Retinal endoscopy

Optimal visualization is vital to retinal surgery outcome.

The retinal endoscope can bypass anterior segment opacities, and enhance visualization of anterior structures, otherwise not visible through a standard operating microscope.

The endoscope is particularly helpful when corneal opacification, hyphema, or other processes cloud the view.

Using small gauge endoscopy can aid in the treatment of glaucoma, retinal detachments, open globe injuries, intraocular foreign bodies, and severe endophthalmitis.

Affords a wide-angle high-resolution view.

Smaller gauges have the advantage of smaller incisions.

The current state of endoscopy technology in ophthalmology is represented by the E2 Laser and endoscopy system that incorporates illumination, and laser capability in endoscopy probes as thin as 0.57 mm (23 gauge).

The laser output and pulse width, the aiming beam intensity, and the light source can be controlled from a touch pad or a footpedal.

The diode laser operates in the near infrared at 810 nm, and the xenon light source can be either 175 or 300 W.

Devices includes a high-resolution camera and is autoclavable.

A gradient index lens system that offers higher resolution but a narrower field of view is available.

Retinal endoscopy can provide benefits in vitreous surgery that cannot be obtained with a conventional operating microscope view.

It allows visualization independent of poor media, with the capability to provide variable perspective and high magnification.

Allows the ability to see posterior segment structures such as corneal or anterior segment scarring, hemorrhage, or lenticular opacity.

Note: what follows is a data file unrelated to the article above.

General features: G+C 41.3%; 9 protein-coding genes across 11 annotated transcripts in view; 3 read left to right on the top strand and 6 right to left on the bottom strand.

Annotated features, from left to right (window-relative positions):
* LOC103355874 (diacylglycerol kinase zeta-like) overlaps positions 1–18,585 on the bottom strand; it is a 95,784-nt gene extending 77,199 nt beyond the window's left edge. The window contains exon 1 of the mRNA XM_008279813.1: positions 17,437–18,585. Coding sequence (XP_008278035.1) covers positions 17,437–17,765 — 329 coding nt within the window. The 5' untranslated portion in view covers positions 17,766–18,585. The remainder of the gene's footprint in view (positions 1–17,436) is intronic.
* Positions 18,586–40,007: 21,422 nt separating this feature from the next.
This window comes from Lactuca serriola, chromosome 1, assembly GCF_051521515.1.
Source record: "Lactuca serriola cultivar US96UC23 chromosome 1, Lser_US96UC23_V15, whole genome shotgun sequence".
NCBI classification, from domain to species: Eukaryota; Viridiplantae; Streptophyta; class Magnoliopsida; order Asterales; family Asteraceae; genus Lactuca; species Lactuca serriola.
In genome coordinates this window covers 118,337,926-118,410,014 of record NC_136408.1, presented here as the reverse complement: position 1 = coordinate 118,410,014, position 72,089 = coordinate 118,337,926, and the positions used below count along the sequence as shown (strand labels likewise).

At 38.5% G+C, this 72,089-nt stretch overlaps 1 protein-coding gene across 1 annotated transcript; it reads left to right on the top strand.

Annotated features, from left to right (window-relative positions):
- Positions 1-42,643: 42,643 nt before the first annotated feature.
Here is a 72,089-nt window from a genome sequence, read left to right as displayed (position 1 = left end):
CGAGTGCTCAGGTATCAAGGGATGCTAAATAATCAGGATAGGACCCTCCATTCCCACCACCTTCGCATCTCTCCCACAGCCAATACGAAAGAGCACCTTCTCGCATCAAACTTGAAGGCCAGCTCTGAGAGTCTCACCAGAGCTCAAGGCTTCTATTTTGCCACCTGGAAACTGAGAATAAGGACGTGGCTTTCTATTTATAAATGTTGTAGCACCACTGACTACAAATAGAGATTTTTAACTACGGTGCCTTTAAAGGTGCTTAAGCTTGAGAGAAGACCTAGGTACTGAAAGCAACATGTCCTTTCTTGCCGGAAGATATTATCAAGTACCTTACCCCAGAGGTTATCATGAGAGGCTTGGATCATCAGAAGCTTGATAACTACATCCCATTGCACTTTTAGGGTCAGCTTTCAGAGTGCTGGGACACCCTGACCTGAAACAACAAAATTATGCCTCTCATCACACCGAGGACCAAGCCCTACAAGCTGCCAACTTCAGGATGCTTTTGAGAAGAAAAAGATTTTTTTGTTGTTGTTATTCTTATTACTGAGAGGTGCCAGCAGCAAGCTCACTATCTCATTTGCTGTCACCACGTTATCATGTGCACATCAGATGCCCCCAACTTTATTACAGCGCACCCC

The flexibility of the endoscopic probe allows changes in perspective as vitrectomy surgery progresses, with field of view varying from 90° to 140°.

The wider fields it allows make it more efficacious and safe, and its high magnification, especially facilitates identification of small retinal breaks.

Indications for which endoscopy-assisted vitrectomy include ischemic retinopathies, such as proliferative diabetic retinopathy and central retinal vein occlusion, as well as uncontrolled glaucoma and neovascular glaucoma.

Can assist following cataract surgery, in recovering subluxated nucleus material or a dropped intraocular lens (IOL).

Can help in managing severe endophthalmitis, peeling of epiretinal and internal limiting membranes, injection of dyes for visualization, and the high magnification can aid in the identification of membrane borders for peeling.

The most common use of endoscopy in ophthalmology has been for endoscopic cyclophotocoagulation (ECP) in patients with glaucoma.

Provides excellent visualization in eyes with compromised view through the cornea, anterior segment, or lens.

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